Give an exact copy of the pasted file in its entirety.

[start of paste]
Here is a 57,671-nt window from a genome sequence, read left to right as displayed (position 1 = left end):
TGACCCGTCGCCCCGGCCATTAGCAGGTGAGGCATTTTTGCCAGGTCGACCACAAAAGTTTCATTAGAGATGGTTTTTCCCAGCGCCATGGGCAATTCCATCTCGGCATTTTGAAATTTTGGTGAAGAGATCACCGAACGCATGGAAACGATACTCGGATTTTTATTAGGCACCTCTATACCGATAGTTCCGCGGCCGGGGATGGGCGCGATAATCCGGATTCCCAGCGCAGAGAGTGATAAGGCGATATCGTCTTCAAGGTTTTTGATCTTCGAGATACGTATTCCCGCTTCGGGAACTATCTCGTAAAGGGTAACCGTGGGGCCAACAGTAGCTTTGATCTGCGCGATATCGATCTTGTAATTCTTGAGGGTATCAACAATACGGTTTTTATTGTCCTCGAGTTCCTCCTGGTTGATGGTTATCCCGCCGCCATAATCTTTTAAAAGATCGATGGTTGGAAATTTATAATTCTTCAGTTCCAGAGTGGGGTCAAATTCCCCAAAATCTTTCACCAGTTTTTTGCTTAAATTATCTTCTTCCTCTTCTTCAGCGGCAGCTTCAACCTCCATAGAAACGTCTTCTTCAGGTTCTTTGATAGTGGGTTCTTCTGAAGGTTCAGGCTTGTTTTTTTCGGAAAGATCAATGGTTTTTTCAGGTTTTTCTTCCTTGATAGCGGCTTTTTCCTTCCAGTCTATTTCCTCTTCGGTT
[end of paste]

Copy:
Here is a 57,671-nt window from a genome sequence, read left to right as displayed (position 1 = left end):
TGACCCGTCGCCCCGGCCATTAGCAGGTGAGGCATTTTTGCCAGGTCGACCACAAAAGTTTCATTAGAGATGGTTTTTCCCAGCGCCATGGGCAATTCCATCTCGGCATTTTGAAATTTTGGTGAAGAGATCACCGAACGCATGGAAACGATACTCGGATTTTTATTAGGCACCTCTATACCGATAGTTCCGCGGCCGGGGATGGGCGCGATAATCCGGATTCCCAGCGCAGAGAGTGATAAGGCGATATCGTCTTCAAGGTTTTTGATCTTCGAGATACGTATTCCCGCTTCGGGAACTATCTCGTAAAGGGTAACCGTGGGGCCAACAGTAGCTTTGATCTGCGCGATATCGATCTTGTAATTCTTGAGGGTATCAACAATACGGTTTTTATTGTCCTCGAGTTCCTCCTGGTTGATGGTTATCCCGCCGCCATAATCTTTTAAAAGATCGATGGTTGGAAATTTATAATTCTTCAGTTCCAGAGTGGGGTCAAATTCCCCAAAATCTTTCACCAGTTTTTTGCTTAAATTATCTTCTTCCTCTTCTTCAGCGGCAGCTTCAACCTCCATAGAAACGTCTTCTTCAGGTTCTTTGATAGTGGGTTCTTCTGAAGGTTCAGGCTTGTTTTTTTCGGAAAGATCAATGGTTTTTTCAGGTTTTTCTTCCTTGATAGCGGCTTTTTCCTTCCAGTCTATTTCCTCTTCGGTT